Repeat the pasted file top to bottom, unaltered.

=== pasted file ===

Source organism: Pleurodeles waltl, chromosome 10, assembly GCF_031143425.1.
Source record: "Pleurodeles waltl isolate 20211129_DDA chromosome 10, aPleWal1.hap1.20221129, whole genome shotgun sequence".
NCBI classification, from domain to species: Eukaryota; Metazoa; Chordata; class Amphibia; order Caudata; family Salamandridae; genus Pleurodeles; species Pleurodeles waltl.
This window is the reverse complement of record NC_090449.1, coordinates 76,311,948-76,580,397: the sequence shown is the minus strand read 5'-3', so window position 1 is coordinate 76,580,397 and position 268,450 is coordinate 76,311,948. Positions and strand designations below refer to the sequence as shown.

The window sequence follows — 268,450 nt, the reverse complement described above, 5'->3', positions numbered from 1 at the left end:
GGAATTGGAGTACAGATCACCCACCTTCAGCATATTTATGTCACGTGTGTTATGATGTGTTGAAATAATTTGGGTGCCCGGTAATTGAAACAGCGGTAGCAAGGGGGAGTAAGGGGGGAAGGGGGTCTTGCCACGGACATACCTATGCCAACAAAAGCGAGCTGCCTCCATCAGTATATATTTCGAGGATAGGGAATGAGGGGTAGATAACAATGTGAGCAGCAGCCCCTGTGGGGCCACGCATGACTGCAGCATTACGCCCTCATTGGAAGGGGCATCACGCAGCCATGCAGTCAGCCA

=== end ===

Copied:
Source organism: Pleurodeles waltl, chromosome 10, assembly GCF_031143425.1.
Source record: "Pleurodeles waltl isolate 20211129_DDA chromosome 10, aPleWal1.hap1.20221129, whole genome shotgun sequence".
NCBI classification, from domain to species: Eukaryota; Metazoa; Chordata; class Amphibia; order Caudata; family Salamandridae; genus Pleurodeles; species Pleurodeles waltl.
This window is the reverse complement of record NC_090449.1, coordinates 76,311,948-76,580,397: the sequence shown is the minus strand read 5'-3', so window position 1 is coordinate 76,580,397 and position 268,450 is coordinate 76,311,948. Positions and strand designations below refer to the sequence as shown.

The window sequence follows — 268,450 nt, the reverse complement described above, 5'->3', positions numbered from 1 at the left end:
GGAATTGGAGTACAGATCACCCACCTTCAGCATATTTATGTCACGTGTGTTATGATGTGTTGAAATAATTTGGGTGCCCGGTAATTGAAACAGCGGTAGCAAGGGGGAGTAAGGGGGGAAGGGGGTCTTGCCACGGACATACCTATGCCAACAAAAGCGAGCTGCCTCCATCAGTATATATTTCGAGGATAGGGAATGAGGGGTAGATAACAATGTGAGCAGCAGCCCCTGTGGGGCCACGCATGACTGCAGCATTACGCCCTCATTGGAAGGGGCATCACGCAGCCATGCAGTCAGCCA